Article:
Study: Cancer Patients On Chemotherapy Show Cognitive Impairments
By Rebecca Lim | Health & Medicine
March 19, 2012
A study of Asian breast cancer patients undergoing chemotherapy revealed symptoms of chemobrain, in which they encounter memory loss, difficulty in decision making, and speech problems.
AsianScientist (Mar. 19, 2012) – A recent study by National University of Singapore (NUS) researchers has revealed that Asian breast cancer patients who had received or were undergoing chemotherapy treatment showed symptoms of “chemobrain,” in which they encounter memory loss, difficulty in decision making, and speech problems.
In a first-ever qualitative study conducted among Asians published in the journal Annals of Oncology, Associate Professor Alexandre Chan and graduate student Ms. Cheung Yin Ting from the NUS Department of Pharmacy studied 43 breast cancer patients who had completed, or were receiving chemotherapy treatment.
Chemotherapy is associated with a host of side effects which commonly include hair loss and severe nausea. The team found that most patients were not aware of the potential cognitive disturbances that may result after cancer treatment.
Instead, the patients attributed the lapse in their cognitive functions to fatigue, anxiety, and mood changes, citing the overwhelming physical side-effects of chemotherapy as a reason for being less aware of the cognitive changes.
Married participants expressed frustration as cognitive deterioration had limited their roles as homemakers, often rendering them unable to fulfill their duties as mothers and wives in the family.
These findings are consistent with similar studies conducted on Caucasian patients.
To cope with their reduced cognitive abilities and to prevent further deterioration, the participants turned to intellectually stimulating activities such as mahjong and practiced qi gong. Some participants also consumed complementary alternative medicines such as walnut and ginkgo extracts to regulate their moods and to reduce fatigue.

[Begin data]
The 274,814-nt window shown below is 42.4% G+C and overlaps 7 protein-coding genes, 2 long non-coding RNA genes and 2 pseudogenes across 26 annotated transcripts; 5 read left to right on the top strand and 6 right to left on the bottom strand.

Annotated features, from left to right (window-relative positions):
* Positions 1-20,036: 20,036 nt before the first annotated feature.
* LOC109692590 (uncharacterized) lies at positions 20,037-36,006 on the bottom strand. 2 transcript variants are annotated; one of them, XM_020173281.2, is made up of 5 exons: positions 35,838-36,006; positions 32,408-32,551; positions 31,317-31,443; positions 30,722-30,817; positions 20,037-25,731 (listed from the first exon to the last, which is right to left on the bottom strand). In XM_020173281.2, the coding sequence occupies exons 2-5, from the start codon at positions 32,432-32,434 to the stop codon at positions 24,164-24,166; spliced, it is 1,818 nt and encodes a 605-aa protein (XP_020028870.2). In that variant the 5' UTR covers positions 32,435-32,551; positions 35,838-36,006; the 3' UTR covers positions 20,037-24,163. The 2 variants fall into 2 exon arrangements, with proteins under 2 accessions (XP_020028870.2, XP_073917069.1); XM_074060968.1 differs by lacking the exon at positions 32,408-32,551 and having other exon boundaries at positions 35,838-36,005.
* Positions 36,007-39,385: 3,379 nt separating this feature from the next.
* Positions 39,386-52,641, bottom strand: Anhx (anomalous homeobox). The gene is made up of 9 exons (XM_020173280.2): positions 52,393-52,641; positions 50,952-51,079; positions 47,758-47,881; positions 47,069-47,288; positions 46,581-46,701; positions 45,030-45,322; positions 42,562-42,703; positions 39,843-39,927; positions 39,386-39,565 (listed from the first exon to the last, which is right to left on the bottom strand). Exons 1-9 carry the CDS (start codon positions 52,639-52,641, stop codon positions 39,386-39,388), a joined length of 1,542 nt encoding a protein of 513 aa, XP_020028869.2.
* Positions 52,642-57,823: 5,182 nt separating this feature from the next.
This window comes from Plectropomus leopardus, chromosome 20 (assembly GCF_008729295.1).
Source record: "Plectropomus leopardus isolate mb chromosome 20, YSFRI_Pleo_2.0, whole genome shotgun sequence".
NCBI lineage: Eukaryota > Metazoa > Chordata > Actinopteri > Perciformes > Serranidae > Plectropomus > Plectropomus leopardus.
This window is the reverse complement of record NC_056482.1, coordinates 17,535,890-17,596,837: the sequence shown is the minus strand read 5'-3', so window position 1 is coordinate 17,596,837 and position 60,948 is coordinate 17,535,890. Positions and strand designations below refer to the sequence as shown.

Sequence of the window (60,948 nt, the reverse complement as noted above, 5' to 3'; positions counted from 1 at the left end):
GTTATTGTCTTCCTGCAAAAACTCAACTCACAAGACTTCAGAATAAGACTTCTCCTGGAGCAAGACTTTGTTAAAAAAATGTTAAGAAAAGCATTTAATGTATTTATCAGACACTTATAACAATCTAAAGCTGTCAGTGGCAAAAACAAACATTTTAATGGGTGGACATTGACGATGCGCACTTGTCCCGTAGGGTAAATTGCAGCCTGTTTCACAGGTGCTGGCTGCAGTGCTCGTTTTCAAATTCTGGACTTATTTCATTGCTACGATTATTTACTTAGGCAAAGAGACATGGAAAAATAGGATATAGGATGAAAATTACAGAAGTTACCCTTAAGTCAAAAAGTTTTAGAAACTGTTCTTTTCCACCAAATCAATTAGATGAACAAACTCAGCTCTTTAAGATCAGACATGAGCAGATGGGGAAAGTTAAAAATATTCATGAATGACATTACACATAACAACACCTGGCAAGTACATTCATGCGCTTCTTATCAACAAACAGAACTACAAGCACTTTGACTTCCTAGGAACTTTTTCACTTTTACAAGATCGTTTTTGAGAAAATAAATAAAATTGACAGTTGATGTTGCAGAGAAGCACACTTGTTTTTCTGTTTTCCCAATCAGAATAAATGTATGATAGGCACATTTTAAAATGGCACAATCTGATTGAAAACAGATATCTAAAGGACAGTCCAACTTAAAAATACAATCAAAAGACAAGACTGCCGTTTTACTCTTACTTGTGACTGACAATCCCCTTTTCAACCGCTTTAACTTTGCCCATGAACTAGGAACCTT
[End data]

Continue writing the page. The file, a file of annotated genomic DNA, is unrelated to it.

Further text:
“Our study showed that post-chemotherapy cognitive changes have significantly impacted the family and working lives of Asian cancer patients. As there is evidence that cognitive disturbances can differ among different Asian ethnic groups, well-designed epidemiological studies are needed to quantify the prevalence, severity and impact of this problem in Asia,” said Chan.
“A culturally relevant approach should be adopted to evaluate and manage cognitive changes in these patients,” he added.
Chan and his team are currently conducting a prospective, large-scale, longitudinal study to evaluate the degree of cognitive changes experienced by local cancer patients.
The article can be found at: Cheung YT et al. (2012) Cognitive changes in multiethnic Asian breast cancer patients: a focus group study.
Source: National University of Singapore.
Disclaimer: This article does not necessarily reflect the views of AsianScientist or its staff.